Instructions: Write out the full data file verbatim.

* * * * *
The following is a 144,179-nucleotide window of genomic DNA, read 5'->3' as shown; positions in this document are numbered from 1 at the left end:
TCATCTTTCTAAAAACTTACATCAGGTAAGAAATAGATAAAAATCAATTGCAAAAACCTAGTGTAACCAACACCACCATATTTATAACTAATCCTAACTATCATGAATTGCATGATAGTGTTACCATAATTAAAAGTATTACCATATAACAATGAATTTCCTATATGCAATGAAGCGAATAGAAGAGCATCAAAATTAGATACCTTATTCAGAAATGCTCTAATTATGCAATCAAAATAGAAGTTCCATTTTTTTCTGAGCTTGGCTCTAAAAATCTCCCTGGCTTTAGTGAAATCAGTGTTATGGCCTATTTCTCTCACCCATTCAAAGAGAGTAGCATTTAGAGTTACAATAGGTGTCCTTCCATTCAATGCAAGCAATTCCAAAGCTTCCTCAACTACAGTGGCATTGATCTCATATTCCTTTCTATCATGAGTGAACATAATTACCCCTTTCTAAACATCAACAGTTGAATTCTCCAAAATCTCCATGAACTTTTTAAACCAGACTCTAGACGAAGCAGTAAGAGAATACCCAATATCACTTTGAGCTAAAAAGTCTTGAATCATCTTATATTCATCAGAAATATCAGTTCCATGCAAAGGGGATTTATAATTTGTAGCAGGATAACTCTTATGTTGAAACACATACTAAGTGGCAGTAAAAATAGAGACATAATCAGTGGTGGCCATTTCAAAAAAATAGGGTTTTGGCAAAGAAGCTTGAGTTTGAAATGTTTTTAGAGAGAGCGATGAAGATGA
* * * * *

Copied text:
The following is a 144,179-nucleotide window of genomic DNA, read 5'->3' as shown; positions in this document are numbered from 1 at the left end:
TCATCTTTCTAAAAACTTACATCAGGTAAGAAATAGATAAAAATCAATTGCAAAAACCTAGTGTAACCAACACCACCATATTTATAACTAATCCTAACTATCATGAATTGCATGATAGTGTTACCATAATTAAAAGTATTACCATATAACAATGAATTTCCTATATGCAATGAAGCGAATAGAAGAGCATCAAAATTAGATACCTTATTCAGAAATGCTCTAATTATGCAATCAAAATAGAAGTTCCATTTTTTTCTGAGCTTGGCTCTAAAAATCTCCCTGGCTTTAGTGAAATCAGTGTTATGGCCTATTTCTCTCACCCATTCAAAGAGAGTAGCATTTAGAGTTACAATAGGTGTCCTTCCATTCAATGCAAGCAATTCCAAAGCTTCCTCAACTACAGTGGCATTGATCTCATATTCCTTTCTATCATGAGTGAACATAATTACCCCTTTCTAAACATCAACAGTTGAATTCTCCAAAATCTCCATGAACTTTTTAAACCAGACTCTAGACGAAGCAGTAAGAGAATACCCAATATCACTTTGAGCTAAAAAGTCTTGAATCATCTTATATTCATCAGAAATATCAGTTCCATGCAAAGGGGATTTATAATTTGTAGCAGGATAACTCTTATGTTGAAACACATACTAAGTGGCAGTAAAAATAGAGACATAATCAGTGGTGGCCATTTCAAAAAAATAGGGTTTTGGCAAAGAAGCTTGAGTTTGAAATGTTTTTAGAGAGAGCGATGAAGATGA